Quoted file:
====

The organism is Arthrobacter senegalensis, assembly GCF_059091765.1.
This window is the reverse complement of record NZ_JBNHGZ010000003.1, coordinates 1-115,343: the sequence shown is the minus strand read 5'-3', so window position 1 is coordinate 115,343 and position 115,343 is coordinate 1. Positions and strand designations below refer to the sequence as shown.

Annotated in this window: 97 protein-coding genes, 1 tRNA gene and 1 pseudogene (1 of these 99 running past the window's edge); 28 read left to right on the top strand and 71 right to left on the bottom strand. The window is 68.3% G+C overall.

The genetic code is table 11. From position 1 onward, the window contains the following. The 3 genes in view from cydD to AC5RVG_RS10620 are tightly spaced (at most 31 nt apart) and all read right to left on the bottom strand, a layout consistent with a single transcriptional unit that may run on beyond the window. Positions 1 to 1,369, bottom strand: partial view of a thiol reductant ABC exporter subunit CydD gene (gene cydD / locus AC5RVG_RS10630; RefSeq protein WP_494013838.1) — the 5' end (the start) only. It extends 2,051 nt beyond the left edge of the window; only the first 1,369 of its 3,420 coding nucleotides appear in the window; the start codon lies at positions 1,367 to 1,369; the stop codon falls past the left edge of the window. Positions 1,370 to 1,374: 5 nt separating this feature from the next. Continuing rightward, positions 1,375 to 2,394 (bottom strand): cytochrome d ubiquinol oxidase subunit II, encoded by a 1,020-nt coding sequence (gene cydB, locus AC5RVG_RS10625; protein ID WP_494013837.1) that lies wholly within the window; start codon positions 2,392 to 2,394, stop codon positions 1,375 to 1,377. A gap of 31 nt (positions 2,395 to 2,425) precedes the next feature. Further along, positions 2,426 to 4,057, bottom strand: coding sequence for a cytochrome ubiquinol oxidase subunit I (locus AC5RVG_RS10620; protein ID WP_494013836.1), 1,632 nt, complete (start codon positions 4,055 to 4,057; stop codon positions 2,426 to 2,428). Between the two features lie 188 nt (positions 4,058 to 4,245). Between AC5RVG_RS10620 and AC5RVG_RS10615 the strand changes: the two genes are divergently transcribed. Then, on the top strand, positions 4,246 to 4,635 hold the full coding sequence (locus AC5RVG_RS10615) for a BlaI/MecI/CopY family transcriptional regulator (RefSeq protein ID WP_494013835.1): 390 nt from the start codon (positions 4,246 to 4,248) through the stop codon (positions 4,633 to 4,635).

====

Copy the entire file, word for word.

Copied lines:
The organism is Arthrobacter senegalensis, assembly GCF_059091765.1.
This window is the reverse complement of record NZ_JBNHGZ010000003.1, coordinates 1-115,343: the sequence shown is the minus strand read 5'-3', so window position 1 is coordinate 115,343 and position 115,343 is coordinate 1. Positions and strand designations below refer to the sequence as shown.

Annotated in this window: 97 protein-coding genes, 1 tRNA gene and 1 pseudogene (1 of these 99 running past the window's edge); 28 read left to right on the top strand and 71 right to left on the bottom strand. The window is 68.3% G+C overall.

The genetic code is table 11. From position 1 onward, the window contains the following. The 3 genes in view from cydD to AC5RVG_RS10620 are tightly spaced (at most 31 nt apart) and all read right to left on the bottom strand, a layout consistent with a single transcriptional unit that may run on beyond the window. Positions 1 to 1,369, bottom strand: partial view of a thiol reductant ABC exporter subunit CydD gene (gene cydD / locus AC5RVG_RS10630; RefSeq protein WP_494013838.1) — the 5' end (the start) only. It extends 2,051 nt beyond the left edge of the window; only the first 1,369 of its 3,420 coding nucleotides appear in the window; the start codon lies at positions 1,367 to 1,369; the stop codon falls past the left edge of the window. Positions 1,370 to 1,374: 5 nt separating this feature from the next. Continuing rightward, positions 1,375 to 2,394 (bottom strand): cytochrome d ubiquinol oxidase subunit II, encoded by a 1,020-nt coding sequence (gene cydB, locus AC5RVG_RS10625; protein ID WP_494013837.1) that lies wholly within the window; start codon positions 2,392 to 2,394, stop codon positions 1,375 to 1,377. A gap of 31 nt (positions 2,395 to 2,425) precedes the next feature. Further along, positions 2,426 to 4,057, bottom strand: coding sequence for a cytochrome ubiquinol oxidase subunit I (locus AC5RVG_RS10620; protein ID WP_494013836.1), 1,632 nt, complete (start codon positions 4,055 to 4,057; stop codon positions 2,426 to 2,428). Between the two features lie 188 nt (positions 4,058 to 4,245). Between AC5RVG_RS10620 and AC5RVG_RS10615 the strand changes: the two genes are divergently transcribed. Then, on the top strand, positions 4,246 to 4,635 hold the full coding sequence (locus AC5RVG_RS10615) for a BlaI/MecI/CopY family transcriptional regulator (RefSeq protein ID WP_494013835.1): 390 nt from the start codon (positions 4,246 to 4,248) through the stop codon (positions 4,633 to 4,635).